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slacken

[slak-uh n] /ˈslæk ən/
verb (used with object), verb (used without object)
1.
to make or become less active, vigorous, intense, etc.
2.
to make or become looser or less taut.
Origin
1570-1580
1570-80; slack1 + -en1
Related forms
unslackened, adjective
unslackening, adjective
Synonyms
1, 2. relax, loosen, slack, abate.
Antonyms
2. tighten, tense.
Dictionary.com Unabridged
Based on the Random House Dictionary, © Random House, Inc. 2014.
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Examples from the web for slacken
  • slacken the fixing screw and carefully slide the instrument until the cross hairs are in register with the target.
  • slacken the chain and move the adjacent links to one side to inspect for wear at the contact points.
  • At some point the incremental improvement will typically slacken off considerably.
  • After that, evolutionary pressures slacken and genome maintenance slows.
  • It may help to throttle forward a short distance to slacken the cable.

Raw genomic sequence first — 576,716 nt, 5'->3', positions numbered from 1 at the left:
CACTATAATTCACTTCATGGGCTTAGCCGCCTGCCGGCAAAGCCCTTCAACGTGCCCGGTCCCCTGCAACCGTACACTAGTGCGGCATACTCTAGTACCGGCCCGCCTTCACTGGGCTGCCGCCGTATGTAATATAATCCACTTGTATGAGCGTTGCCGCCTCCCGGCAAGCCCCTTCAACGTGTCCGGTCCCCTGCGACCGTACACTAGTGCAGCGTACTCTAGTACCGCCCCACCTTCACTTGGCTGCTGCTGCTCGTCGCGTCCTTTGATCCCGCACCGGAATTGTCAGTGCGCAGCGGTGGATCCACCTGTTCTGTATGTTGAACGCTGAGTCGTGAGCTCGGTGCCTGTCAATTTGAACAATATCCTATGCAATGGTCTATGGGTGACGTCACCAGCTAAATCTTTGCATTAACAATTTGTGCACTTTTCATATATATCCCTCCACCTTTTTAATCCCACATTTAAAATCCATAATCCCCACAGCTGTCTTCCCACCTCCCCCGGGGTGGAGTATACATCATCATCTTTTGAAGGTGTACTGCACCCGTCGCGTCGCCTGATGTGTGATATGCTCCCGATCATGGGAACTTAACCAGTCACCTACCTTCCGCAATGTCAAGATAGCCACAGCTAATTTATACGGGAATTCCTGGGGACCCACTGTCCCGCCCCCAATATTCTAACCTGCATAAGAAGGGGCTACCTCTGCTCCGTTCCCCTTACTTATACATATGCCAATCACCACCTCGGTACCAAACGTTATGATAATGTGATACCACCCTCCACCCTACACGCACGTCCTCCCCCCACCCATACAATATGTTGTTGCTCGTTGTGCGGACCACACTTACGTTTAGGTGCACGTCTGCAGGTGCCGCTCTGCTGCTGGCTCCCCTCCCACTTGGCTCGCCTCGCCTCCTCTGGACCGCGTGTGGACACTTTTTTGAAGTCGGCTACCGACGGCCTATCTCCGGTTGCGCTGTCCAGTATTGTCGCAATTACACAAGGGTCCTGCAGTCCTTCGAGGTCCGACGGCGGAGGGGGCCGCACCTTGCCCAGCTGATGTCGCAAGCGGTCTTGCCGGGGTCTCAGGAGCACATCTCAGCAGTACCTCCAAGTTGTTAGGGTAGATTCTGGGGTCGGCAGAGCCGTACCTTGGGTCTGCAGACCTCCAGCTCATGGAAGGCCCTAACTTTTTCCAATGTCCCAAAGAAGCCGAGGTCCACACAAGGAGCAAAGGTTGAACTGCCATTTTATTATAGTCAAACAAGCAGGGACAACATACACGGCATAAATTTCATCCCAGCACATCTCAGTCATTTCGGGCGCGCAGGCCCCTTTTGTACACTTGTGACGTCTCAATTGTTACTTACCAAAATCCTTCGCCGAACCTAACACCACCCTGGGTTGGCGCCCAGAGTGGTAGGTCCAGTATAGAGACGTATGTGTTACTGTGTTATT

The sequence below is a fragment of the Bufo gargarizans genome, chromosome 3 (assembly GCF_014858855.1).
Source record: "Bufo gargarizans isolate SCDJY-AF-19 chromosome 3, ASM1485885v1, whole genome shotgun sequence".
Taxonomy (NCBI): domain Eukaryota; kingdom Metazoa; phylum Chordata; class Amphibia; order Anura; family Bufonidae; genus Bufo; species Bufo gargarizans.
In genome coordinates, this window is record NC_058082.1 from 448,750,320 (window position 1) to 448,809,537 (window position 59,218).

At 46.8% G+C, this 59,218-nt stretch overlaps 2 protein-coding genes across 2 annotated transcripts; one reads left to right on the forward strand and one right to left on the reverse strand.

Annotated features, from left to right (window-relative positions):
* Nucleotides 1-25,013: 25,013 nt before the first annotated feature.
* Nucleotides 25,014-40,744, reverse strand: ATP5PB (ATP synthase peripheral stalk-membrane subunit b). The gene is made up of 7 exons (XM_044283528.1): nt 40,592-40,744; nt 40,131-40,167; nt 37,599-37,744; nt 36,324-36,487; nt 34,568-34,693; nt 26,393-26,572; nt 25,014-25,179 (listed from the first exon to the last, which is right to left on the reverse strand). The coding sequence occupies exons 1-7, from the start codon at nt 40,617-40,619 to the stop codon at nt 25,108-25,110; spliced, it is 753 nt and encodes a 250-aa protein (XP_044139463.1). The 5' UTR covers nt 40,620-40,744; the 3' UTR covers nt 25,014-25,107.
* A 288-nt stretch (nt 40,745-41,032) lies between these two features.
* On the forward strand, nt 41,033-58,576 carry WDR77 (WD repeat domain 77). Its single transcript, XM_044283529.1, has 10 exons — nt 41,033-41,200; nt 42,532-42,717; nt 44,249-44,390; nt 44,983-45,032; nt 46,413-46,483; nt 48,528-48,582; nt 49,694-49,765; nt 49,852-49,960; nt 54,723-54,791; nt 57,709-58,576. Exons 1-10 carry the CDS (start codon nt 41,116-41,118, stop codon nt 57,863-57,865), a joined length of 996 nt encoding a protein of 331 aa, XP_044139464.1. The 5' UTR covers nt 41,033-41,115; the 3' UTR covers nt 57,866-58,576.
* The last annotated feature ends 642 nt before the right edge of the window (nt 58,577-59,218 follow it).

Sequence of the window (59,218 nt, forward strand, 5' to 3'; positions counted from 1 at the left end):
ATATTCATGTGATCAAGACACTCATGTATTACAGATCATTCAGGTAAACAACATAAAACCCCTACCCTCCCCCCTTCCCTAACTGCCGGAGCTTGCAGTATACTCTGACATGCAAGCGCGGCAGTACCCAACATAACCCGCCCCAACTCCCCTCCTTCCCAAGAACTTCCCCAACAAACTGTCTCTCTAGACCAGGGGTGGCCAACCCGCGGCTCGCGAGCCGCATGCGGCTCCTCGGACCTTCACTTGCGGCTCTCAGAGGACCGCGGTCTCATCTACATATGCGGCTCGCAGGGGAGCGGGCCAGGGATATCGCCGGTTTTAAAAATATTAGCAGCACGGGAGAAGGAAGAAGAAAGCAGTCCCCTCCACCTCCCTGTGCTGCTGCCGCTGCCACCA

• When the wind does slacken up, anglers should be rewarded with the typical fall fare for this area.
British Dictionary definitions for slacken

slacken

/ˈslækən/
verb (often foll by off)
1.
to make or become looser
2.
to make or become slower, less intense, etc
Collins English Dictionary - Complete & Unabridged 2012 Digital Edition
© William Collins Sons & Co. Ltd. 1979, 1986 © HarperCollins
Publishers 1998, 2000, 2003, 2005, 2006, 2007, 2009, 2012
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Word Origin and History for slacken
v.

early 15c., from slack (adj.) + -en (1). Related: Slackened; slackening.

Online Etymology Dictionary, © 2010 Douglas Harper
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13
16
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